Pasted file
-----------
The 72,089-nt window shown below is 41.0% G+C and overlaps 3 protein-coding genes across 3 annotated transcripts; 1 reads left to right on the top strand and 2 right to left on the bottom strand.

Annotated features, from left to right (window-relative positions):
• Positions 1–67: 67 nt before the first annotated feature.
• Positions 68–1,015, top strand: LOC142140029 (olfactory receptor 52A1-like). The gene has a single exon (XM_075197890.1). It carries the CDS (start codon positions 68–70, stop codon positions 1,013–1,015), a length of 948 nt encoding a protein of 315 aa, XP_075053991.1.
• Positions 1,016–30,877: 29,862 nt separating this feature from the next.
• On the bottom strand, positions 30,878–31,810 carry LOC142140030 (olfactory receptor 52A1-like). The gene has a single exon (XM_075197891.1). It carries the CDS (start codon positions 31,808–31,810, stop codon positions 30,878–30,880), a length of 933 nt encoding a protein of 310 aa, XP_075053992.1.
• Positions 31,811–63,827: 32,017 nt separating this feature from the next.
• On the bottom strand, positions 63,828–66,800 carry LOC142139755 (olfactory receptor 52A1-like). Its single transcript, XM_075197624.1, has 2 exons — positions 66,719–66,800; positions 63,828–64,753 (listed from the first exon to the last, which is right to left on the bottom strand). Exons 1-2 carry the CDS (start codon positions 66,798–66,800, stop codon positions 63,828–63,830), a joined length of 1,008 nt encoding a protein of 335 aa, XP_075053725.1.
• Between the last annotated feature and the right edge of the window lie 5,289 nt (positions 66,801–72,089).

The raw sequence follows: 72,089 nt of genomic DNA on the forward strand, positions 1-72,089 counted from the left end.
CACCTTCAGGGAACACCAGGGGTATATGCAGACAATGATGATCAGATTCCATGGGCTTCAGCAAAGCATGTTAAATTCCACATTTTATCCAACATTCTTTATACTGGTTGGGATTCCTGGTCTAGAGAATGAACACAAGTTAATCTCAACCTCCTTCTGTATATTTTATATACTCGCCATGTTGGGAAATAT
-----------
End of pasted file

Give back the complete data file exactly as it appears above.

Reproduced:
The 72,089-nt window shown below is 41.0% G+C and overlaps 3 protein-coding genes across 3 annotated transcripts; 1 reads left to right on the top strand and 2 right to left on the bottom strand.

Annotated features, from left to right (window-relative positions):
• Positions 1–67: 67 nt before the first annotated feature.
• Positions 68–1,015, top strand: LOC142140029 (olfactory receptor 52A1-like). The gene has a single exon (XM_075197890.1). It carries the CDS (start codon positions 68–70, stop codon positions 1,013–1,015), a length of 948 nt encoding a protein of 315 aa, XP_075053991.1.
• Positions 1,016–30,877: 29,862 nt separating this feature from the next.
• On the bottom strand, positions 30,878–31,810 carry LOC142140030 (olfactory receptor 52A1-like). The gene has a single exon (XM_075197891.1). It carries the CDS (start codon positions 31,808–31,810, stop codon positions 30,878–30,880), a length of 933 nt encoding a protein of 310 aa, XP_075053992.1.
• Positions 31,811–63,827: 32,017 nt separating this feature from the next.
• On the bottom strand, positions 63,828–66,800 carry LOC142139755 (olfactory receptor 52A1-like). Its single transcript, XM_075197624.1, has 2 exons — positions 66,719–66,800; positions 63,828–64,753 (listed from the first exon to the last, which is right to left on the bottom strand). Exons 1-2 carry the CDS (start codon positions 66,798–66,800, stop codon positions 63,828–63,830), a joined length of 1,008 nt encoding a protein of 335 aa, XP_075053725.1.
• Between the last annotated feature and the right edge of the window lie 5,289 nt (positions 66,801–72,089).

The raw sequence follows: 72,089 nt of genomic DNA on the forward strand, positions 1-72,089 counted from the left end.
CACCTTCAGGGAACACCAGGGGTATATGCAGACAATGATGATCAGATTCCATGGGCTTCAGCAAAGCATGTTAAATTCCACATTTTATCCAACATTCTTTATACTGGTTGGGATTCCTGGTCTAGAGAATGAACACAAGTTAATCTCAACCTCCTTCTGTATATTTTATATACTCGCCATGTTGGGAAATAT